I HAVE BEEN ATTENDING CRE EVENTS SINCE I
started working in this community some 15 years ago, and
I’ve learned a lot over that time. No matter the occasion or
location, I know these things are true:
1. In a large room full of people, I always have a hard time finding
some individuals I may be seeking. They appear to be lost in a room
of dark suits and hair that is either slicked back or nonexistent.
2. In buffet lines, it’s best to let most folks fill their plates before me,
lest I get jostled by strong elbows that have been starved for several hours.
3. I never, ever have to wait in line for the bathroom.
You may have chuckled at these. And they’re funny because they’re true; the sad
fact is that when it comes down to it, CRE is one of the last bastions to be diversified.
That’s not to say the industry—long known as an “Old (White) Boys’ Network” built
on relationships—hasn’t made strides. Women, for instance, comprised 43% of CRE
professionals in 2010, the CREW Network found, up from 32% a decade earlier. In
2016, the US Department of Labor reported women held 45.6% of the nation’s 3. 16
million real estate positions, which include various segments of the business. Those
numbers dwindle, though, as you move higher up the ladder.
The figures are worse for race and ethnicity. The Labor Department found that
Black/African Americans held just 10.4% of real estate roles in 2016, while those with
Hispanic/Latino and Asian backgrounds accounted for 5.7% and 4.1%, respectively.
That’s a slight improvement from three years earlier, when the oft-referenced CRE
Diversity Report was released. The study found that in four out of five categories, white
men held the majority of the 166,554 CRE jobs surveyed. Further, they held 77.6% of
senior executive-level roles, compared to 8.3% held by all ethnic minorities combined.
And then there’s age diversification. As much hype as Millennials get, Labor
Department figures show the industry may actually be getting older, with the median
age of real estate pros rising from 46. 5 in 2011 to 48 in 2016. Looking at either end of
the spectrum, those aged 22 to 35 accounted for 22% of the 3. 16 million real estate
jobs in 2016, while 13% were older than 65. Five years earlier, the youngest and oldest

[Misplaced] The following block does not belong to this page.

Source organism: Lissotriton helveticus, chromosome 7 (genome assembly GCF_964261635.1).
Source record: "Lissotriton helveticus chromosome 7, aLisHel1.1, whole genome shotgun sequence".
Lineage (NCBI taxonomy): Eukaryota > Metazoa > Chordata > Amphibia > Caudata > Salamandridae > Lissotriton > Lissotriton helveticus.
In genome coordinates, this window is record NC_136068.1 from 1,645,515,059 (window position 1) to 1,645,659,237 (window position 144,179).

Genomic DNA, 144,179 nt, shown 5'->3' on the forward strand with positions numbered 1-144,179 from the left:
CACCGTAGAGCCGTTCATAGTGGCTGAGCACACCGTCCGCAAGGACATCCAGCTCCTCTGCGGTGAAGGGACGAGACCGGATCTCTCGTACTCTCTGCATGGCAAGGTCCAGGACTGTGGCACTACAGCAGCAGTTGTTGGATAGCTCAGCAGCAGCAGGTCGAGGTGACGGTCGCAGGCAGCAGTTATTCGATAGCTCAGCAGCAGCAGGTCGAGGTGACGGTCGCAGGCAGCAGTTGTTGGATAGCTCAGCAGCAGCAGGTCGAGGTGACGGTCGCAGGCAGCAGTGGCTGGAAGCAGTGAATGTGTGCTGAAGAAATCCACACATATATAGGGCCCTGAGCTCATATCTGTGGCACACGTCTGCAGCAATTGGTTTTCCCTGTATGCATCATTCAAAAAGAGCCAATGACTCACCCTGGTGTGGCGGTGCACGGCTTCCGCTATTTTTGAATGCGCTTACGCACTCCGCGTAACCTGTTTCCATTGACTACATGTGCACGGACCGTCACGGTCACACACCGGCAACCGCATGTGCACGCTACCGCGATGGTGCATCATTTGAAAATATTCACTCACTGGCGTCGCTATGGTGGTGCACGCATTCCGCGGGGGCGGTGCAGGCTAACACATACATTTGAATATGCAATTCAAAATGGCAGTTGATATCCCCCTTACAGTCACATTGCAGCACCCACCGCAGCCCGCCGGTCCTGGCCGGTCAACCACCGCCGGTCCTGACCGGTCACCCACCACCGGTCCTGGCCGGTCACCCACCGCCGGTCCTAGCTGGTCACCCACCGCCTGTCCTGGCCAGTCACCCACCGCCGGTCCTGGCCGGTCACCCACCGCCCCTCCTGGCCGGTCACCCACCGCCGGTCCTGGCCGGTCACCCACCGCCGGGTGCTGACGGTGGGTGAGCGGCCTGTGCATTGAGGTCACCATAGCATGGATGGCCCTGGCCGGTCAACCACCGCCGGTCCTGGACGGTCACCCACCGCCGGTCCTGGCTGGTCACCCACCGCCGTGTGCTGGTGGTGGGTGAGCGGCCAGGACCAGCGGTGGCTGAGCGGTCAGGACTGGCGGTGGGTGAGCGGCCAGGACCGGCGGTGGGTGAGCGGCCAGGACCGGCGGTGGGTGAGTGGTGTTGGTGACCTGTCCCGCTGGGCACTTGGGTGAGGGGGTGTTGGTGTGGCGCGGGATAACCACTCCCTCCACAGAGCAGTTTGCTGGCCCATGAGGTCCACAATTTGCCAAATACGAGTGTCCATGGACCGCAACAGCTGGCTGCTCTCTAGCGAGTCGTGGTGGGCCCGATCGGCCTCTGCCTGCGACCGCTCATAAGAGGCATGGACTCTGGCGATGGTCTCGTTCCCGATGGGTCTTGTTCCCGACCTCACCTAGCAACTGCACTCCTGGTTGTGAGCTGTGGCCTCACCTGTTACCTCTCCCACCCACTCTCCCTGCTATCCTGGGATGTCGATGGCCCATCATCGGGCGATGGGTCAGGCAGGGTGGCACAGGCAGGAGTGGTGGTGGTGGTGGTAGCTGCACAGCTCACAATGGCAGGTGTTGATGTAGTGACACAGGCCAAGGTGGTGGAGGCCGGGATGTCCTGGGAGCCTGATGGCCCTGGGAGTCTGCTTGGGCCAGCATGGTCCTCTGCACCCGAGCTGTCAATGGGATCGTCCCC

cohorts respectively held 24% and 11% of nearly 2.78 million real estate roles.
As for LGBTQ Americans, the Human Rights Campaign’s 2017 Corporate Equality
Index looks at the level of LGBTQ inclusiveness among major US companies. It found
that 515 of the 887 firms included in the 2017 report received a perfect 100 score.
CRE firms took up just three of those spots. But hey, that’s better than the survey’s first
year (2002), when no industry firms even made it to the list of 13 perfect scores.
And I won’t say anything about people with disabilities because, well, there were little
to no data available about their presence in CRE.
I make these points for good reason. The world is becoming increasingly diverse,
and one can’t define diversity in strict terms. People are different in many more ways
than are listed here—for instance, parental status, financial background, immigration
status, the list goes on. And increasingly, US businesses are realizing that in order to
serve a more diverse and colorful population, they, too, need to diversify internally.
I know another thing to be true: these trends are only going to become more prevalent. As such, we dedicated much of this issue to how the CRE business is adjusting
to these changes and actively trying to mix up their recruitment. More work obviously
needs to be done, but it’s refreshing to see a collaborative effort on the part of industry
organizations to take those steps. And we at the ALM Real Estate Media Group look
forward to covering this issue and its success stories in the coming year.
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